Our relationship with Gantt is a turbulent one. Looking back, it shows us more than just how to design a feature. It’s a tale of trial and error, evolution, and ultimately, success on our own terms.
Powerful Enough to Plan a War
The story of the Gantt chart started in the early 20th century, the army being one of the early adopters. A US general hired Henry Gantt to help him plan the entry into WWI. The main challenge was to visualize the scope of work that needed to be done. Sounds familiar?
The logistics of war are surprisingly similar to any commercial project. There are resources (material and human), a timeline for taking action, and expected results. This is how Gantt came into play and has since become an industry standard for project management.
Why Didn’t Active Collab Have Gantt from the Start?
Active Collab is user-friendly collaboration software. The focus is on people working together, communication, and productivity. It’s not military-grade control, rigidness, or employee monitoring that we’re after. That’s not to say that Gantt is all those things, but we definitely felt it was overkill for what we were doing.
Also, traditional Gantt charts require a very specific set of features - you should have start dates on tasks, dependencies etc. In short, it adds extra baggage and complexity to the interface - something we felt wasn’t necessary at the time.
Finally, we didn’t feel the pressure to look or have the same features as traditional project management tools. The whole point of creating our own product was to offer something new and different, yet functional and reasonably simple.
On the Other Hand…
The demand for a Gantt-like feature was present from day one. We somewhat reluctantly approached the matter and came up with the Timeline in version 3. Since tasks didn’t have start dates, we included milestones instead, and based the progress bar on them. It was a compromise, but not quite what most people needed, because it lacked critical information.
Version 5 initially didn’t have a timeline. However, it quickly made it’s way to the top of our priority list. This coincided with a new way of collecting feedback and the introduction of the public roadmap. It seemed like the right time to take a fresh look at an old nemesis. We started looking into why so many teams rely on this feature and came to two conclusions:
- Visualizing projects, especially complicated ones, is extremely important. Not only for managers but team members as well. A clear picture of where things are going is telling, motivating, and useful.
- Clients like it! As simple as that. Clients like to see what’s going on, it’s easier to explain how things are moving along, and to justify expenses. It’s easier to sell your services when you can show what you are doing.
Gantt the AC Way = Timeline
The team went back into the lab and after some time and a lot of caffeine, came back with the Timeline. Not only does it give a full visual overview of a project, the timeline view also offers all the main options that other two task views have.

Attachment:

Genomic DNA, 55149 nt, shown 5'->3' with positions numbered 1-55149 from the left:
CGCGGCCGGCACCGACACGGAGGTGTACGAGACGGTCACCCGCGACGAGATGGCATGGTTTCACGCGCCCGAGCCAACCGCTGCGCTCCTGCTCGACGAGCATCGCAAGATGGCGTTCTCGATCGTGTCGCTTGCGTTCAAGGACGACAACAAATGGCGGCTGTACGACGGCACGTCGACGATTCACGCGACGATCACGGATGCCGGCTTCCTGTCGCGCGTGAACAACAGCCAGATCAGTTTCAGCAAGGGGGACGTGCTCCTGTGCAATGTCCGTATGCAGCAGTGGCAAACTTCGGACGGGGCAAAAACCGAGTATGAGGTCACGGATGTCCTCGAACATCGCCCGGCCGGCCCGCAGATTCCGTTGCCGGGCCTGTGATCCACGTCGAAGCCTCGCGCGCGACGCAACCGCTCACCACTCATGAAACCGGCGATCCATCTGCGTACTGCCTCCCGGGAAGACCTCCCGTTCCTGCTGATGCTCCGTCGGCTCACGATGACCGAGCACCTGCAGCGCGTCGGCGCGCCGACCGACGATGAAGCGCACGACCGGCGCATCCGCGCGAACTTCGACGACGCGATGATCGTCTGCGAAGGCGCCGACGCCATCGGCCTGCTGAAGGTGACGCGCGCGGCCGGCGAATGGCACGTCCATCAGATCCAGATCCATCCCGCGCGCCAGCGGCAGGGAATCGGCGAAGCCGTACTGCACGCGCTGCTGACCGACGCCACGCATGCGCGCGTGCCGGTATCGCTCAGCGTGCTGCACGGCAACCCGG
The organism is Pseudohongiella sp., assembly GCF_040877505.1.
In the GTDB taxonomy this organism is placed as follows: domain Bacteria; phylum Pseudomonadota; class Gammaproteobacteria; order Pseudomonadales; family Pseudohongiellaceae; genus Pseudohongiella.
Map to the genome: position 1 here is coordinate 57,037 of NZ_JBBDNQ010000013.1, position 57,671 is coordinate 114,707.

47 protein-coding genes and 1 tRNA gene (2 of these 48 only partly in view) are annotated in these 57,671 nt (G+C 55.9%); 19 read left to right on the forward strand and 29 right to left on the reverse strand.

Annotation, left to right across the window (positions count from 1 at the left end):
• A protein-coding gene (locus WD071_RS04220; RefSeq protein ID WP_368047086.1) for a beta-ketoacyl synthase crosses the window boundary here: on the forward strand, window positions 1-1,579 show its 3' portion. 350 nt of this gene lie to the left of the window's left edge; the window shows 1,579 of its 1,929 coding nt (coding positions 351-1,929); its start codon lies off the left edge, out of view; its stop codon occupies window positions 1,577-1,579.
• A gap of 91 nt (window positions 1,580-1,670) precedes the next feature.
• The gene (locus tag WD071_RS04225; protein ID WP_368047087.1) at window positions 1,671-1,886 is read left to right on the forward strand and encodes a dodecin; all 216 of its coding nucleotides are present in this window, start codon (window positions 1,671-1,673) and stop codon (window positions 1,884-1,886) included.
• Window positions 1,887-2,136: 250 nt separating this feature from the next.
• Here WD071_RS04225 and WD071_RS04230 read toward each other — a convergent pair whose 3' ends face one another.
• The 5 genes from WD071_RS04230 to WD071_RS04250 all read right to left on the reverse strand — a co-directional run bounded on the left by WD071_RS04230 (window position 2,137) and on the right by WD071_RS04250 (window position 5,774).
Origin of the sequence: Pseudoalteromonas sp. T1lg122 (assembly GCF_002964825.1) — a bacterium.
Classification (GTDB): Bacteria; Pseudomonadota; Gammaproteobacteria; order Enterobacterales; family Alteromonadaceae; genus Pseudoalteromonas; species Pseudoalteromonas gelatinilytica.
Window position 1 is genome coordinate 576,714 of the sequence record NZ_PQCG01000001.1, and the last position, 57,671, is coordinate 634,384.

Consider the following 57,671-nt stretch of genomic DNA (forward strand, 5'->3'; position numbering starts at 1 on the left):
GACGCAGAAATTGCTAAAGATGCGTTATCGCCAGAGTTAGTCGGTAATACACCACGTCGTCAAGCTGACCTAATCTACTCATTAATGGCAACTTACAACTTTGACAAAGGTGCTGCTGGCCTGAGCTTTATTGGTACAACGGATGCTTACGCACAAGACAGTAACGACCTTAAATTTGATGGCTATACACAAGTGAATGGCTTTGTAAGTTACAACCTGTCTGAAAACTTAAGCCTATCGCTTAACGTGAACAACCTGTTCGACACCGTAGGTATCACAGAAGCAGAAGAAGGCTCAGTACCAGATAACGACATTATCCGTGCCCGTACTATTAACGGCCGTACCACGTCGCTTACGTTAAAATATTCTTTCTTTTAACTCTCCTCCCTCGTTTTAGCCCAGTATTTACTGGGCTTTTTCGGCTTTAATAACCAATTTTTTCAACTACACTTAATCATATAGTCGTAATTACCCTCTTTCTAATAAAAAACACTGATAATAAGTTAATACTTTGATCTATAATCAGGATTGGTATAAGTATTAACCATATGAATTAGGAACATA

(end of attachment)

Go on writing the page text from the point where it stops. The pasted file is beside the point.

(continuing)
You can easily add task lists and tasks, reschedule them or add filters. Start and end dates can be changed by dragging the handles or by simply moving the entire bar along the timeline.Tasks change colors depending on the start and end date - green if it hasn’t started, orange if it’s in progress, and red if it’s outside the task list timeframe.
Overall, the timeline is sleek, simple and very functional. Yet…
The Battle Continues
The reactions were overwhelmingly positive. Feedback from the users made us think about expanding this functionality further, in a way that will add new value to Active Collab. At the top of our list is a timeline for all projects. It will let you go through your projects and check their statuses from a single page. Gantt is surprisingly good at showing and managing team workload, so that’s where we will be focusing our attention next. A team timeline that helps manage resources in a visually attractive way. Sounds good? We think so too.
Over to You
If you have similar experience, a question for us or any feedback about the timeline, please comment below.
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- PERT network chart
- Critical Path Method (CPM)
- Critical Chain Project Management (CCPM)
- Adaptive Project Management
- Extreme Project Management (XPM)
- Six Sigma Methodology
- Theory of Constraints
- PRINCE2 Project Management
General project management methodologies
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- Extreme Programming (XP)
- Rational Unified Process (RUP)
- Crystal Methods
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- Joint Application Development
Project management methodologies used in IT
- The Complete Guide to Managing Digital Projects
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- Kanban: A Quick and Easy Guide to Kickstart Your Project
In-depth project management guides
Powerful, yet simple project management
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